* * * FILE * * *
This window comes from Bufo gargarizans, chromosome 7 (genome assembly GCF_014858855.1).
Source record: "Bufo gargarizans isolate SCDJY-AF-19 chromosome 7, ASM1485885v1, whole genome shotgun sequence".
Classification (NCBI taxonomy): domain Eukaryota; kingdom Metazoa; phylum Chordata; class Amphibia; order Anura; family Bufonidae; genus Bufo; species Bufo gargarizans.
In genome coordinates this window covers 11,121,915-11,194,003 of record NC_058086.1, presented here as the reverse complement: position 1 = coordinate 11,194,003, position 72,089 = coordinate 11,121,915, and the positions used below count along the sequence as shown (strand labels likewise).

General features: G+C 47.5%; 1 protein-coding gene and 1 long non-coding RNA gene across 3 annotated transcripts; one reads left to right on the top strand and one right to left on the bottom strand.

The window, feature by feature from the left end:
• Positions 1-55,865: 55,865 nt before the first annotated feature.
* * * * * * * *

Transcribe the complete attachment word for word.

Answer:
This window comes from Bufo gargarizans, chromosome 7 (genome assembly GCF_014858855.1).
Source record: "Bufo gargarizans isolate SCDJY-AF-19 chromosome 7, ASM1485885v1, whole genome shotgun sequence".
Classification (NCBI taxonomy): domain Eukaryota; kingdom Metazoa; phylum Chordata; class Amphibia; order Anura; family Bufonidae; genus Bufo; species Bufo gargarizans.
In genome coordinates this window covers 11,121,915-11,194,003 of record NC_058086.1, presented here as the reverse complement: position 1 = coordinate 11,194,003, position 72,089 = coordinate 11,121,915, and the positions used below count along the sequence as shown (strand labels likewise).

General features: G+C 47.5%; 1 protein-coding gene and 1 long non-coding RNA gene across 3 annotated transcripts; one reads left to right on the top strand and one right to left on the bottom strand.

The window, feature by feature from the left end:
• Positions 1-55,865: 55,865 nt before the first annotated feature.